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Long-Term Actuarial Math Old Exam MLC Forum

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  #1  
Old 05-18-2018, 01:40 AM
Yufeng Yufeng is offline
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Default Guo's solution to Spring 2018 MLC WA Q1-Q6

http://deeperunderstandingfastercalc...2018MLC_WA.pdf

Overall, spring 2018 WA section difficulty level seems to be on par with fall 2017. Subjects tested this year are all mainstream concepts. To everyone's relief, there are no overly complex pension problems; there are no matrix problems.

However, scoring high in the WA isn't easy. Q4, Q5, and Q6 are not impossible but still challenging.

Please email me to report any errors or typos. Thanks for reading.
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  #2  
Old 05-18-2018, 04:46 PM
am62 am62 is offline
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Do you have a guess on the pass mark?
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  #3  
Old 05-18-2018, 11:21 PM
NchooseK NchooseK is offline
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Much obliged, Mr. Guo. What wonderful community service!
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Old 05-19-2018, 05:23 AM
NchooseK NchooseK is offline
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Mr. Guo, do mind taking a second look at WA Q1 part (d)?

I believe you may have accidentally used \mu^{12}=0.2, when it should be mu^{12}=0.1. I could be wrong, of course.

My answer was e^{-1}+0.109422996=0.477302437

Thank you.
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  #5  
Old 05-19-2018, 08:09 AM
Yufeng Yufeng is offline
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Default Q5 Part (c) (d) -- why risk is non diversifiable

Thanks NchooseK. You are right about WA Q1 Part (d). I used a wrong transition intensity. The final answer should be 0.4773 as you calculated.

Here's a more important question. I didn't solve WA Q5 Part (c) and (d) because I donít understand why introducing a new health-improving drug creates non-diversifiable risks. Hereís my reasoning.

Suppose I run my own life insurance company and that all my risks are diversifiable. Now some leading scientists in Company XYZ developed a new drug. If the new drug works, then everyone who bought an insurance policy from me and other insurers is guaranteed to have lower mortality. If the new drug doesnít work, my policyholders will have the exact same old mortality as before.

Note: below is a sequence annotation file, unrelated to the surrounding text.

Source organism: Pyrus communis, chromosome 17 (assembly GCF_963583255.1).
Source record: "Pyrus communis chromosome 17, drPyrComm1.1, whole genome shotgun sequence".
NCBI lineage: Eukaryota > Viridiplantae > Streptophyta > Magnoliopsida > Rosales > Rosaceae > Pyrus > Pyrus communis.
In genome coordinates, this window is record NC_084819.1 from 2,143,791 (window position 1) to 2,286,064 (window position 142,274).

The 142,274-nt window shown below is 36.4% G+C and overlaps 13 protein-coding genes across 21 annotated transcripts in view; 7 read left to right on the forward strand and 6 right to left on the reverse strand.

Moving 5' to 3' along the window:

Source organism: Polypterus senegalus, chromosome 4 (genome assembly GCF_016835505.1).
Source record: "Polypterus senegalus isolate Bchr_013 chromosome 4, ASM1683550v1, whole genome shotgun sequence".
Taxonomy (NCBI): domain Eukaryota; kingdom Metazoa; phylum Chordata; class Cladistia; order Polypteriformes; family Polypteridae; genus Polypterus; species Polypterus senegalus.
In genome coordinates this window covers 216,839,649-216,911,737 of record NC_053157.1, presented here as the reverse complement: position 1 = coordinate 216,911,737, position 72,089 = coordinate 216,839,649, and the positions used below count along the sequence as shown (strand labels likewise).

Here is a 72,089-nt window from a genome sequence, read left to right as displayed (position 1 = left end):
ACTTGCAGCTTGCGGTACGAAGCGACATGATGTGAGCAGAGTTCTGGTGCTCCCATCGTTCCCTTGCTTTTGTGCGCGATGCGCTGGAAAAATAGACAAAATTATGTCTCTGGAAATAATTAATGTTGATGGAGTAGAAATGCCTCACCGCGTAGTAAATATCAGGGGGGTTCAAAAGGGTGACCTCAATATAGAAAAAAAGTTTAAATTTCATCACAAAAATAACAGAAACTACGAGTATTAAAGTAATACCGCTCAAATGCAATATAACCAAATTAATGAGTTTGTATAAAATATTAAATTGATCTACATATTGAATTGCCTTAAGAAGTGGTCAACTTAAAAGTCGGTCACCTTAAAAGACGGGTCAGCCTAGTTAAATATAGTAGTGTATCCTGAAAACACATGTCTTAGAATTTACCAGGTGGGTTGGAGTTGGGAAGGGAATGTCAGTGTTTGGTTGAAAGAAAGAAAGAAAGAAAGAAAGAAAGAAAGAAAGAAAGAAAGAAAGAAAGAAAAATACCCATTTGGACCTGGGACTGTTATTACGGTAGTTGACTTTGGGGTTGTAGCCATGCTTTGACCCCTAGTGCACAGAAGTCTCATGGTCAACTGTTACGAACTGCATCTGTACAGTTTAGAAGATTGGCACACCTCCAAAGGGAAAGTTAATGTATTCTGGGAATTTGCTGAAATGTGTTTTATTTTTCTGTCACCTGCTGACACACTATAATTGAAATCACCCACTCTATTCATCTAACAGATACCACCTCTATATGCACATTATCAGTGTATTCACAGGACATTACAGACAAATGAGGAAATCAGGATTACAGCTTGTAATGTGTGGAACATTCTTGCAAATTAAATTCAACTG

What are my risks if the new drug works and everyone has lower mortality? Perhaps my premiums are too high and there will be a lots of lapses and surrenders. That doesnít matter because (1) high lapses and surrenders will happen to other insurers, and (2) I can develop new insurance policies using new lower mortality rates. My new policies will have lower premiums.

What are my risks if the drug doesnít work? Nothing. I keep running my business the old way.

Regardless of whether the new drug works or not, I'm covered.

Can anyone take a look at this? Am I so blind to detect the major threat posed by the new drug?
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Old 05-19-2018, 11:20 AM
Yufeng Yufeng is offline
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I thought more about Q5. The new drug will be a huge threat if I'm selling annuities. Now everyone lives longer if the new drug succeeds and my annuity business is going to bleed.

However, Q5 is about life insurance policies. I don't see any risk on the horizon if mortality improvement is uncertain. As long as mortality doesn't get worse, my life insurance business will be sound because my premiums were based on conservative assumptions.

I might call this new drug manna from heaven if it succeeds.
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